New Pennsylvania State Act brings changes to high school students


Evelyn Esek

Baldwin High School serves the Baldwin, Whitehall, and Baldwin Township communities.

Tumi Ojo and Asmita Pokharel

Implementing new graduation requirements from Act 158 means that students who have not passed their Keystone Exams will have more work to do. 

For anyone who is worried about not getting their high school diploma because of these new guidelines, there are a multitude of pathways you can take. 

“The different pathways are important because they give students the opportunity to meet graduation requirements if they cannot pass the Keystones exams,” Principal Shaun Tomaszewski said. 

The first pathway is called Keystone Proficiency, in which you pass all your keystones and are good to go. This is likely the most convenient option for students. 

Keystone Proficiency is achieved by having at least one proficient or advanced score, and having a combined total score of 4452 or higher for your three Keystone exams. 

The second pathway is the Keystone Composite path where students who missed Keystone testing in 2020 due to covid are given a non-numerical proficient score. This path though is suspected to go away next year, as there have been no restrictions to Keystone testing in recent years. 

The third pathway is Career and Technical Education (CTE) Concentrator, which is more specifically for Steel Center. Students who attend Steel Center need to pass the NOCTI exam and the following three key courses: Algebra 1, Biology, and English 10.

The fourth pathway is the Alternative Assessment pathway, in which students have to provide proof that they have passed the anchor classes, Biology, English 10, and Algebra 1, and have been accepted into a four-year university. 

School Counselor Noel Santini said that while Baldwin is essentially asking for acceptance to a four-year college, there are also other ways to accomplish this if you don’t get your acceptance, such as: a PSAT composite score of at least 970, SAT score of at least 1010, ACT score of 21, or an ASVAB score of 31.
There are different rules for each part of the Alternative Assessment pathway, so setting up a meeting with your school counselor is recommended.

“While this can seem scary, we are here to walk you through the process, making sure you understand what is needed, and that there are no surprises at the end. There are alternative ways, we are here to assist you, and if students need anything make an appointment and we are happy to help you,” Santini said. 

The fifth and last pathway is the Evidence-Based pathway. In this route, a student would need to again have passed the anchor classes, have an industry-recognized credential similar to CPR, and have taken a CHS class. Then they would need to have either been accepted to a two-year school, a military enlistment, or a full-time employment letter.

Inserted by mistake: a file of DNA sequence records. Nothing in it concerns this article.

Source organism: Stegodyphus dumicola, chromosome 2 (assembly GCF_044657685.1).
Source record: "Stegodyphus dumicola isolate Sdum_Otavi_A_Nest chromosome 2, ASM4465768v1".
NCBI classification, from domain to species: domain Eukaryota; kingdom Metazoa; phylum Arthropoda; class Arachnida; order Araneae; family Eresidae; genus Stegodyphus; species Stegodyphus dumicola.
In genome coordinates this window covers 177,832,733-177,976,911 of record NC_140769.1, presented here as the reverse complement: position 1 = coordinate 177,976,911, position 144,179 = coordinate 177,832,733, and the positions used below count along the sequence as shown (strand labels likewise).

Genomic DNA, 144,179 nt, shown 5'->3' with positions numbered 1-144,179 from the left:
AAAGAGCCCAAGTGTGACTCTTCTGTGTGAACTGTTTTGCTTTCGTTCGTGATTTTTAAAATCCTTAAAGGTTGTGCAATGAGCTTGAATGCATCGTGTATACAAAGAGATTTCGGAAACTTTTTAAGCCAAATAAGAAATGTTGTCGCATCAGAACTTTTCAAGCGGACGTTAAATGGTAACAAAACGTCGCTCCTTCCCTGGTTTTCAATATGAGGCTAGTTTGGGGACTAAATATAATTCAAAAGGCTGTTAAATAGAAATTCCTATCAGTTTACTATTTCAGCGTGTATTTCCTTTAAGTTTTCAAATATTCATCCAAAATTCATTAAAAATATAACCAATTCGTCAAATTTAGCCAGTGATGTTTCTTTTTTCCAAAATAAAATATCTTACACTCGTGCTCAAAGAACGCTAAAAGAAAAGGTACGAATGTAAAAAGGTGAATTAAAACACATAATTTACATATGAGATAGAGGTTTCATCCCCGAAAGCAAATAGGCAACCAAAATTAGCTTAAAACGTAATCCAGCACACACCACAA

Students who have Individualized Education Programs (IEPs) are only required to sit for the Keystone Tests and need to have passed their courses. 

Students who are currently in the English-Language Learners program are also required to stick to the pathways. 

“As of now, there are some things in the work for CHS classes along the line for ELL students. It’s the first year Act 158 has been implemented, so I’m certain that modifications are to come,” Santini said. 

Tomaszewski says that there is action being taken in classrooms for future success on the Keystones. 

“I think across the Science department, English department, and Math department there are constant conversations, with the faculty teaching those courses, to make sure that what we are teaching is aligned to standards-based expectations,” Tomaszewski said. 

Senior Abby Truzi, who did not pass her Algebra 1 Keystone, also spoke on the issue. 

“Worrying about not being able to graduate with the rest of the class of 2023 made me very stressed,” Truzi said. “I was very scared about completing the necessary pathways towards graduation.”

However, because Truzi was accepted into a four-year- college, she is no longer barred from graduating with the class of 2023. 

Santini said she understands that some students may have difficulties taking the test. There are many pathways toward graduation that students can choose with the guidance of their counselors.

“In the past, keystones were not taken as seriously in graduation aspects, but now they mean something and have teeth to them,” Santini said. “I would say bring your best to the test and treat it seriously.”